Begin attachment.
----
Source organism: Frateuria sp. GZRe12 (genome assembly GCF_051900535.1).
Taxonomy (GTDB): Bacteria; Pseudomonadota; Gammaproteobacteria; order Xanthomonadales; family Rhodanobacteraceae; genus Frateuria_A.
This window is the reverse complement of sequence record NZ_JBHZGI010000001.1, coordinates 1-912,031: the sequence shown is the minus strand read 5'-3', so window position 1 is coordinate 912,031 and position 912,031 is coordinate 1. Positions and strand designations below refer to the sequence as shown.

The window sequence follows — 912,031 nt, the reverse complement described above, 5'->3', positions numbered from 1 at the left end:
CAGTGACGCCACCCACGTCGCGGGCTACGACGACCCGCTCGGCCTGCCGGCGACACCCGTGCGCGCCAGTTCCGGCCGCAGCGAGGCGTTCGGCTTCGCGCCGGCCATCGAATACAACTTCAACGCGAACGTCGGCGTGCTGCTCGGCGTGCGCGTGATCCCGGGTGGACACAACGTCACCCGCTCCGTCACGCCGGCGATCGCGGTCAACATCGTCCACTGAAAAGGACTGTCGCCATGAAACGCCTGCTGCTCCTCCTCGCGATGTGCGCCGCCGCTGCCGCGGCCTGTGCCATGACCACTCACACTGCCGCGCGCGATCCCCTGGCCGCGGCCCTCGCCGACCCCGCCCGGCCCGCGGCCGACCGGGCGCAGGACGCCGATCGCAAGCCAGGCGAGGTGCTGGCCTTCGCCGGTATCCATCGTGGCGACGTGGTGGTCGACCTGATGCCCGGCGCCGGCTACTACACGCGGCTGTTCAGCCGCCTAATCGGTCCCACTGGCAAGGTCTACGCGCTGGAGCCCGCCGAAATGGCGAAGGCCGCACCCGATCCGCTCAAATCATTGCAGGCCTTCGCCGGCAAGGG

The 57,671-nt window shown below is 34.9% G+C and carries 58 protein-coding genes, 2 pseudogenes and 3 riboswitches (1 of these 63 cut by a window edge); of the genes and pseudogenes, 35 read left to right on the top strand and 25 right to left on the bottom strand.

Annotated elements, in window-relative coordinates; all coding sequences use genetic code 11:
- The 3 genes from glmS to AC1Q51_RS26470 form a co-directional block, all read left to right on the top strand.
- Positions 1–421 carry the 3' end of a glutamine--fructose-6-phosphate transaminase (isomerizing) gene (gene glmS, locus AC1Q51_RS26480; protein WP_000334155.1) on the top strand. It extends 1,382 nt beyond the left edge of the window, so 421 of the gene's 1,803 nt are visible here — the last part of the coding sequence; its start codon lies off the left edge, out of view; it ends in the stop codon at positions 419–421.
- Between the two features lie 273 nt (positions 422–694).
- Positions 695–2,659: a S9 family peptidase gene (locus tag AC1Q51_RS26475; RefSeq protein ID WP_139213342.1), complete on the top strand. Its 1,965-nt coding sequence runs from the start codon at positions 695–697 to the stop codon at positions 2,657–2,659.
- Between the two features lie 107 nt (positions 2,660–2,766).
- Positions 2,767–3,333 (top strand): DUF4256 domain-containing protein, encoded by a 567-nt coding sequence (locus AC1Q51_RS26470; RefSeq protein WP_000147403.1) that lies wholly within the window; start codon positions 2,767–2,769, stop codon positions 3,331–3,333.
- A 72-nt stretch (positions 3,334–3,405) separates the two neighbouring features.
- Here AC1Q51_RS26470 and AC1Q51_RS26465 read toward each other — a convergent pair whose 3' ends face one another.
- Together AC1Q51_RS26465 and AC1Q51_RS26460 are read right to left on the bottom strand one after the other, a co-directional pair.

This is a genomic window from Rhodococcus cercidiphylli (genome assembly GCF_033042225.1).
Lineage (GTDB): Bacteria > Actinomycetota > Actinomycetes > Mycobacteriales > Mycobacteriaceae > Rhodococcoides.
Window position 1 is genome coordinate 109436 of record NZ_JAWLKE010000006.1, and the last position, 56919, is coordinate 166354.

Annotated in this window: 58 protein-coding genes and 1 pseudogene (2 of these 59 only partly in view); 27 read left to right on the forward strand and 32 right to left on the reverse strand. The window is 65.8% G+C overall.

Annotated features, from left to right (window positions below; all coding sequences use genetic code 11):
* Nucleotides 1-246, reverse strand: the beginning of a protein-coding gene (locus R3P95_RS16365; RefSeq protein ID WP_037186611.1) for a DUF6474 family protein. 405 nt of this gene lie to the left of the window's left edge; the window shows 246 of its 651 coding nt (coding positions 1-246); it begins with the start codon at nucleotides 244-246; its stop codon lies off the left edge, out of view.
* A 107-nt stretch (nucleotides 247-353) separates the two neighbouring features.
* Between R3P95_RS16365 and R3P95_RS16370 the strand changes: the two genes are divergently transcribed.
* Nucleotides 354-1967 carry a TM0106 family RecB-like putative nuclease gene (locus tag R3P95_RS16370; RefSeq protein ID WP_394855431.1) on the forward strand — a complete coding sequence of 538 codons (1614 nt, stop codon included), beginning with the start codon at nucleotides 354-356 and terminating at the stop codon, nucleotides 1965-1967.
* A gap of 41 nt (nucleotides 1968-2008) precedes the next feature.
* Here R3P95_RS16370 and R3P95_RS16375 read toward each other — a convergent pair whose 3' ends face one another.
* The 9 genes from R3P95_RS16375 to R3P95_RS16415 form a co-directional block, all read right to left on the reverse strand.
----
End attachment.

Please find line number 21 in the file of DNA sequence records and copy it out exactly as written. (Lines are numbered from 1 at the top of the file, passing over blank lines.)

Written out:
Annotated features, from left to right (window positions below; all coding sequences use genetic code 11):